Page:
Some time in the past several months, the PMS5003 Air quality sensor came to my attention. This sensor allows you to monitor PM1.0, PM2.5, and PM10 particles in the air.
Some times the air quality around these parts gets quite bad due to dust storms or fires. Not only would I like to know just how bad the AQ (air quality) is at my house, I’d like to keep history. I’d also like to send myself a notification if it gets too bad so I know I need to shut up the house and turn on the HEPA filter.
I purchased this sensor at AdaFruit:
At $40, it isn’t cheap, but it is a pretty complex little device.
To start with, I wanted to play with this sensor using a windows PC. I needed a FTDI cable to do so. The FTDI cable converts a USB cable to the TTL serial protocol used by this board. Some quick research and I found this guy had connected the PMS5003 to his PC using an AdaFruit FT232H breakout board which can be found here:
I already cover how to connect this FTDI breakout board to your PC here:
Connecting AQ Sensor to FTDI Breakout Board
Since the sensor communicates via a normal serial interface, connection is very simple. You just need to connect power, ground, and TX & RX.
On the FTDI breakout, D0 is TX and D1 is RX. So connect D0 to RX and D1 to TX of the PMS board. For my project, I don’t intend to transmit to the sensor, but I’ll still connect the lead.
To see if you got the connections correct, just use putty to connect to the FTDI cable and you will see ‘garabage’ being transmitted. The data being transmitted is in binary so you won’t see anything useful at this point.
Reading and Formatting the Sensor Output
Once the sensor was functioning, I needed to read the binary values and convert them into something useful.
Further, having the data spit out every second wasn’t real useful. I decided I needed to collect 5 minutes of data, average it, and output the average to get a better sense of what the air quality really was.
The program I wrote to do this is in Lazarus / Free Pascal. If you’ve seen my other posts, you know this is my language of choice. If you know C/C++ you won’t have much trouble reading the source code to understand how to implement the code in C.
The Pascal source and executable can be found at:
The Pascal source code for the program is in the file aqmonitor.lpr.
If you wish to compile this program, you will also need the synapse ‘synaser’ serial library which can be found at
The sensor outputs a packet of data about once a second. I read that data and put it into this data structure:
aqPacketT = record hdr1 : byte; hdr2 : byte; frameLen : word; pm10Std : word; pm25Std : word; pm100Std : word; pm10Env : word; pm25Env : word; pm100Env : word; particles03um : word; particles05um : word; particles10um : word; particles25um : word; particles50um : word; particles100um : word; filler : word; checksum : word; end; // aqPacketT
In Pascal, ‘word’ is a 16bit unsigned integer.
There are 2 categories of ‘particulate matter’: Standard and environmental. So pm10Std is the PM1.0 standard data and pm10Env is the PM1.0 environmental data.
From others’ discussions, it appears that the standard values have something to do with calibration and it is the atmospheric environment values that should be used for actual measurements.
The variables for PM1.0, PM2.5, and PM10 will contain data for all particles <= that size. If it senses values for PM1.0, then those values will also show up in the PM2.5 and PM10 variables.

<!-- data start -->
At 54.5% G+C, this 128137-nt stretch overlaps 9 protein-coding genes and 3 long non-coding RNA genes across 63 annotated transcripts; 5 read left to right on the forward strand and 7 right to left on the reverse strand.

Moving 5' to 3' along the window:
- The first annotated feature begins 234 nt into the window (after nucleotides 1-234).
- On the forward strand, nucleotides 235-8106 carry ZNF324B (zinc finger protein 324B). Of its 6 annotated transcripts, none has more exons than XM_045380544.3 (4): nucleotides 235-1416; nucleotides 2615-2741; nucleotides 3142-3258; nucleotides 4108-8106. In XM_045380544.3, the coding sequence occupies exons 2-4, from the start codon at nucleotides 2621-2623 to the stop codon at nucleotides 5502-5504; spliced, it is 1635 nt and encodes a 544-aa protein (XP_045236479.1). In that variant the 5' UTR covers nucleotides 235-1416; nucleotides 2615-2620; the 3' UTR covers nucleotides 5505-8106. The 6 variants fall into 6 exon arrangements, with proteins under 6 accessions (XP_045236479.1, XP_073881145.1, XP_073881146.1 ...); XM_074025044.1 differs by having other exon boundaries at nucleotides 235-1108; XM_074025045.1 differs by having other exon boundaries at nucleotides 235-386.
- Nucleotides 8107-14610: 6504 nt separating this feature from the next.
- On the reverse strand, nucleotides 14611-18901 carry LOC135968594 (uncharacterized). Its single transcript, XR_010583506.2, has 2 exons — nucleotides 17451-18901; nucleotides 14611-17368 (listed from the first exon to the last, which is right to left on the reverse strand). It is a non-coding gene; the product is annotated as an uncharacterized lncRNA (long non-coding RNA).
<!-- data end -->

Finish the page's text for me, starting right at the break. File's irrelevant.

To create the data structure, I read the data stream until I see the ox42 and ox4D header bytes. Once I have those, I start reading data byte by byte and creating the data structure.
.. pm10Std := getword(comCB, calcChecksum); pm25Std := getword(comCB, calcChecksum); pm100Std := getword(comCB, calcChecksum); ..
As I’m populating the data structure, I’m also keeping track of the checksum so I can compare at the end of the packet. If they don’t match, I generate an exception. If the program gets 10 checksum errors in a row, it will assume a serious problem and abort.
if finalChecksum <> checksum then begin // checksums don't match, throw exception raise EChecksum.Create(erMsgChecksum); end;
As each packet is read, it is added to a FIFO list which I have set to hold 360 samples (about 6 minutes) of data:
Then every 5 minutes, I compute the average of all of the values for the past 5 minutes (300 seconds), and print those averages:
if SecondsBetween(now, avgTimer) >= 300 then begin packet := historyAvg(300, history); printPacket(packet); avgTimer := now; end;
Here is an example of the program’s output. The air has been very clean here in my office since I started the monitor last night, so I lit a match at about 11:53 and let it smoke the room a bit:
Here is a much longer run from a few days ago when the wind was kicking up dust, then a rain storm cleaned the air. This graphs just the PM2.5 values:
The plan is to migrate this project to a dedicated Raspberry Pi. The monitor program used here will be modified to write the data captured to a SQLite database. Once I have the data in a database, another program will periodically query the data and generate some graphics for a web page. Finally, I will need to fabricate some kind of enclosure.
I am planning to use a USB cable and the documented FTDI breakout board for my final project because the Raspberry Pi will be in my garage and the sensor outside. It will be a long enough run of cable between the two, I don’t want to use straight serial TTL protocol. But if you want to fashion your own cable, this guy documents the correct connector you will need:
This guy connects the PMS5003 to an arduino and reports the current AQ on an LED display:
Pretty good article on the performance of the sensor:
Adafruit post regarding difference between Standard and Environmental values: